Abstract: The incentivized risky investment game has become a popular tool in lab-in-the-field experiments for its simplicity and ease of comprehension compared to some of the more complex Multiple Choice List approaches that have been more commonly used in laboratory experiments. We use a field experiment to test whether the game can predict real-world investments by the same subjects based on the assumption that the game can provide a reliable measure of risk tolerance and that risk tolerance is an important predictor of investment behavior. The results show that the game cannot predict investment behavior in our sample. There are two reasons for this. First, we find substantial measurement error and low correlation when the game is repeated one year later for the same subjects. Measurement error is so large in our sample that the “obviously related instrumental variable” (ORIV) approach of Gillen, Snowberg and Yariv (2019) could not remedy the problem. Second, the game appears to suffer from low asset integration due to narrow bracketing, explaining its limited predictive power and the failure to detect attenuation bias due to measurement error. Subjects’ cognitive memory of the game played one year earlier is strongly positively related to investment intensity in the game and this result is much enhanced when correcting for the endogeneity of cognitive memory.
    Keywords: risky investment game; field experiment; prediction measurement error; cognitive memory; Ethiopia
    JEL: C93 D90
    Date: 2022–02–07
  4. By: Robert Dur (Erasmus University Rotterdam); Carlos Gomez-Gonzalez (University of Zurich); Cornel Nesseler (Norwegian University of Science and Technology)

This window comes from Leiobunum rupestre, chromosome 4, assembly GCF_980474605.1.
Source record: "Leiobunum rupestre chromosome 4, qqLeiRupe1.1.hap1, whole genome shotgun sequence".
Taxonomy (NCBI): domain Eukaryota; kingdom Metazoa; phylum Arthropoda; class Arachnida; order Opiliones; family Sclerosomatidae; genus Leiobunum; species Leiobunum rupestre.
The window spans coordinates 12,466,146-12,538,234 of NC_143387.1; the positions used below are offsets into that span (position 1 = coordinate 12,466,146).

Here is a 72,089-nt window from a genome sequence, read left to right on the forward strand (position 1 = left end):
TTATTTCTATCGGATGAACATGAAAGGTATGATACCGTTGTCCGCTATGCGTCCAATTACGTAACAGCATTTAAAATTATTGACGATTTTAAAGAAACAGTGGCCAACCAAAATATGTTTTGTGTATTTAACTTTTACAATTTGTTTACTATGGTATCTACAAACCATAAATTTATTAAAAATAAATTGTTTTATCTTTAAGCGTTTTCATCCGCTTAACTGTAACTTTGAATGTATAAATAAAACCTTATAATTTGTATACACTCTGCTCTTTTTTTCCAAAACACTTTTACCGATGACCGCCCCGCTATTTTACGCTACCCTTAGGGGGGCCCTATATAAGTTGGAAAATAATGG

Abstract: A rich literature shows that ethnic discrimination is an omnipresent and highly persistent phenomenon. Little is known, however, about how to reduce discrimination. This study reports the results of a large-scale field experiment we ran together with the Norwegian Football Federation. The federation sent an email to a random selection of about 500 amateur soccer coaches, pointing towards the important role that soccer can play in promoting inclusivity and reducing racism in society and calling on the coaches to be open to all interested applicants. Two weeks later, we sent fictitious applications to join an amateur club, using either a nativesounding or a foreign-sounding name, to the same coaches and to a random selection of about 500 coaches who form the control group. In line with earlier research, we find that applications from people with a native-sounding name receive significantly more positive responses than applications from people with a foreign-sounding name. Surprisingly and unintentionally, the email from the federation substantially increased rather than decreased this gap. Our study underlines the importance of running field experiments to check whether well-intended initiatives are effective in reducing discrimination.
    Keywords: ethnic discrimination; intervention; field experiment; correspondence test; amateur soccer.
    JEL: C93 J15 Z2
    Date: 2022–01–24